Thirdly, 20% of our target will be achieved through the construction of net-zero carbon properties, starting in 2025. In line with the World Green Building Council, we define net-zero carbon buildings as highly energy efficient buildings, powered entirely by on- or off-site renewable energy that has all remaining operational emissions offset (as a last priority).

The remaining part of our net-zero target can be achieved through a carbon-offset strategy, as a last priority.

To ensure success, we link employee remuneration to the achievement of our carbon targets, among other tactics.

 

What progress have you made in reducing emissions to date?

In 2017, Ivanhoé Cambridge committed to reducing its carbon intensity by 25% by 2025. We had already achieved a reduction of nearly 20% in 2020. As a result, this target has been raised to 35%. Since 2017, Ivanhoé Cambridge has increased its low-carbon investments by more than 200% to $14.6 billion (as at December 31, 2020).

 

What is the economic case for sustainability at Ivanhoé Cambridge?

We want to align, rather than oppose, sustainable and financial performance.

The sustainability of our portfolio will help us to perform well in the years to come, and seizing these opportunities means integrating climate into our investment analysis and asset management.

We see these commitments as a value-creation strategy. Promoting energy efficiency and innovation in the operation of our buildings helps to extend their lifespan (“future-proofing”), reduce the risk of obsolescence, and anticipate future carbon-related regulations and costs.

Our past successes in reducing carbon are enabling us to increase our green financing, the terms of which are partly linked to our carbon intensity. For example, the lower our portfolio carbon intensity, the lower our cost of debt. Our ambition is to increase and diversify this type of financing.

 

How are you incorporating climate into your investments?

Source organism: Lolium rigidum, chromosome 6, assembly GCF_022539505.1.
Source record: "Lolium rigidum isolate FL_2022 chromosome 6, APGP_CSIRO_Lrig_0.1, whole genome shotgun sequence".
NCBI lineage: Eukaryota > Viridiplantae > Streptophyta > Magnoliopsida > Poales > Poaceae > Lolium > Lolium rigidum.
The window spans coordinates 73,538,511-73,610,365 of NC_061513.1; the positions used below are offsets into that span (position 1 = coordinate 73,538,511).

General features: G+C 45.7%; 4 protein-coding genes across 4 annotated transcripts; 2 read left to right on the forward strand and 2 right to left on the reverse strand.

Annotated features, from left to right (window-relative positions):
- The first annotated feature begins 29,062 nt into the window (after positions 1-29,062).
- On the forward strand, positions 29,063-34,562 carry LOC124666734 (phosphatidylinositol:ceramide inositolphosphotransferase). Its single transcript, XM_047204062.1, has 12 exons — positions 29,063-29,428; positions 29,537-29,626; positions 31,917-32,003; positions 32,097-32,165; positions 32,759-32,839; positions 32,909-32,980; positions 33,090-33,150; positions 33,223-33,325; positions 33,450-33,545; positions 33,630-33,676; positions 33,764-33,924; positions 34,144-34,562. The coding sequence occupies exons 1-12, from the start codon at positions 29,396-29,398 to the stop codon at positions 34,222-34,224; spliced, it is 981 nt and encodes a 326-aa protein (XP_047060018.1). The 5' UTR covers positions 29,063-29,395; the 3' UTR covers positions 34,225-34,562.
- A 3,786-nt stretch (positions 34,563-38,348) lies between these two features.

Climate is systematically incorporated into our investment analysis for all our new transactions, as well as our asset management: Each transaction is assessed for physical climate risks and for its impact on our portfolio’s carbon intensity and targets. The majority of our approximately 1,100 properties are also assessed for their exposure to current and future climate risks.

Climate change has, and will have, an impact on our portfolio’s risks and returns. We assess these impacts across two parameters: 1) climate-change mitigation (energy efficiency, clean energy, and building materials, e.g. cross laminated timber), which reduces carbon emissions from the construction and operation of our properties; 2) climate adaptation, i.e. maximizing the resilience of our properties in a changing climate for example in light of increased flooding risks in certain areas.

 

You’ve got quite a task ahead of you. What are your next steps?

We very much see this as a journey.

Today, our strategy is primarily focused on operational carbon related to our properties’ energy consumption. Over the next two years, we will also be working on the carbon associated with building construction, particularly with regard to the materials used.

We are setting a course: we don’t pretend to have all the answers today, but we believe our recent achievements and these ambitious yet realistic targets have given us a great start.